[guest post by Dana]
On the heels of President Trump’s new guidelines to “opening up America,” medical experts are pointing out that increased testing needs to happen in order to get back to business as usual:
Testing for the coronavirus would have to be at least doubled or tripled from its current levels to allow for even a partial reopening of America’s economy, public health experts say, but it is unclear how soon such an ambitious goal could be reached amid persistent shortages of testing supplies and a lack of coordination from the Trump administration.
Without diagnostic testing on a massive scale, federal and state officials and private companies will lack a clear picture of who has been infected, who can safely return to work, how the virus is spreading and when stay-at-home orders can be eased, public health experts say.
“We are an order of magnitude off right now from where we should be,” said Dylan George, an expert in infectious disease modeling who advised the administration of President Barack Obama in combating the Ebola epidemic. “Testing is the perpetual problem here.”
Current rate of testing in the U.S. is about 1%, per Dr. Dan Hanfling, who worked in the National Healthcare Preparedness Program during the Obama and Trump administrations. He considers this an indicator that we are nowhere we need to be with testing if want to get back to business as usual.
Dr. Tom Moore, an infectious disease specialist, also cautioned about the need for more testing:
To avoid a second wave of viral spread you have to do what South Korea and other countries, including Germany, have done. You have to have testing in place, and aggressive testing. We don’t have to test everybody, but we definitely need to test a significant portion of the community.
This is a Herculean task. I don’t know how it’s going to be solved in the immediate future, but it needs to be.
Dr. Scott Gottlieb, physician and public health expert who served as President Donald Trump’s first FDA commissioner, was asked in a recent interview, what it would take to see social distancing end and life return to “normal:
We’re doing a lot to increase testing capacity, but we’re going to hit an upper limit. Getting from 100,000 tests to a million tests is going to be a lot easier than getting from a million tests to 1.5 million tests. The reason is that what we’ve done so far is take platforms and labs that already existed and made them available for coronavirus testing. That’s why we’ve been able to increase testing. By the end of this week, we’ll probably be at a million tests a week in terms of capacity. Next week, we’ll build on that.
But getting to the point where you have a 2-3 million test capacity per week — which is probably where you need to be initially as you do this transition — is going to be very hard. We’ve tapped out the available platforms and now we’re dependent upon creating new platforms and new supply chains to fuel those platforms. We’re approaching an upper limit in spare capacity. The question is how fast can Abbott and other companies build new testing platforms? And how fast can LabCorp and Quest scale up new labs that didn’t exist before? That’s a harder exercise.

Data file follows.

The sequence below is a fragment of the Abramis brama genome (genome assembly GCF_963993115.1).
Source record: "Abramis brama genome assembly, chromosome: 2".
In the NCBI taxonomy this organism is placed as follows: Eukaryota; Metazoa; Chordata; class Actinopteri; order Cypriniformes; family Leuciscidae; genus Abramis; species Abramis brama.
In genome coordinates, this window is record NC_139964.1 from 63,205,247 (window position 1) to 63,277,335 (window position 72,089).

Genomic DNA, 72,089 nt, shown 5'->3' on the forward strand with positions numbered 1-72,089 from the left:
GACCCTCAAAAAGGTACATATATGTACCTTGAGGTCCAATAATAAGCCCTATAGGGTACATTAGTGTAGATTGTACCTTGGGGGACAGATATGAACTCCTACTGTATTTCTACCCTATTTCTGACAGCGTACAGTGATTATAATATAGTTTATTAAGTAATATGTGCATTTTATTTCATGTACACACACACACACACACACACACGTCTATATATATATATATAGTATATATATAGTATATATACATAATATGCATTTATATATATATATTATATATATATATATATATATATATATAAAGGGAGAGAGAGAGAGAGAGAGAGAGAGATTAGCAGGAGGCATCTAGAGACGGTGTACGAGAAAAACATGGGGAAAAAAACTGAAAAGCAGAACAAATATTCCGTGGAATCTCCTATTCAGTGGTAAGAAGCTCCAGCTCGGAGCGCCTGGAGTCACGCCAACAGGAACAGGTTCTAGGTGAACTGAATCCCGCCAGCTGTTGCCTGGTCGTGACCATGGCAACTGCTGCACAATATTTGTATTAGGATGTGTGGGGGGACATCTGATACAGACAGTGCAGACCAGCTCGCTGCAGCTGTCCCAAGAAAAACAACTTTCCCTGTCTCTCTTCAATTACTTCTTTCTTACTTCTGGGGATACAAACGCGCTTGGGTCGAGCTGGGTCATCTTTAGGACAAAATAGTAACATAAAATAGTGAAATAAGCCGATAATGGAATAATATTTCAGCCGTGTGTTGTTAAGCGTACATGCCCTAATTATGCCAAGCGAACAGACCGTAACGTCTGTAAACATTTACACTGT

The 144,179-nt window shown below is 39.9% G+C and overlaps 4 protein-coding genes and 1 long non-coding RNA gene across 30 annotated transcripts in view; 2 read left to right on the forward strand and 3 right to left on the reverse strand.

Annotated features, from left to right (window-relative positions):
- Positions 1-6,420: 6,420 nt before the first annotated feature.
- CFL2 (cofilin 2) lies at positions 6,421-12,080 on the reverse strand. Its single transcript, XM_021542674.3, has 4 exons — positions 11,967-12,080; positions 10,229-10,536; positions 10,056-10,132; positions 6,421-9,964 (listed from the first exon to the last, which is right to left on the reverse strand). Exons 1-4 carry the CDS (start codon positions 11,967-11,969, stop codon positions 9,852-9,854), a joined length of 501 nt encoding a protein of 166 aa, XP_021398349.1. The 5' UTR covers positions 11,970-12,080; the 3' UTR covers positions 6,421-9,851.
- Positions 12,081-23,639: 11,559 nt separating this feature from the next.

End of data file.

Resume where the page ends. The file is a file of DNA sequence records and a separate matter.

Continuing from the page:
When will we get there? I don’t think we’re gonna get there by May. I think that we’re still going to be under-testing relative to what is optimal from a public health standpoint. I think we have the ability to get there by September…
Further, the Association of American Medical Colleges wrote to Dr. Birx, White House Coronvirus Task Force Coordinator, reiterating the need for a sufficient amount of available equipment to maximize diagnostic testing:
…The promise of these tests is that labs that already own the relevant machines can start running the tests quickly, provided that the machines are in working order and that the labs have the proper reagents, transport media, and specialized equipment for the specific test; adequate training of technicians to run the complex test; and sufficient swabs and personal protective equipment (PPE) for collecting the specimens without endangering the health of the health care provider. As we have come to learn over the past several weeks, despite the best efforts of all parties, not one of these components is readily available in sufficient quantities to each and every lab that needs them. Widespread but uneven shortages in one or more of the essential components for testing have resulted in a situation where few labs are able to maximize the testing capacity of any one machine, platform, or test.
Ongoing shortages of testing equipment continue to hamper increased testing efforts, resulting backlogs of testing. Lab around the country are now having to get creative to find work arounds because of supply chain issues.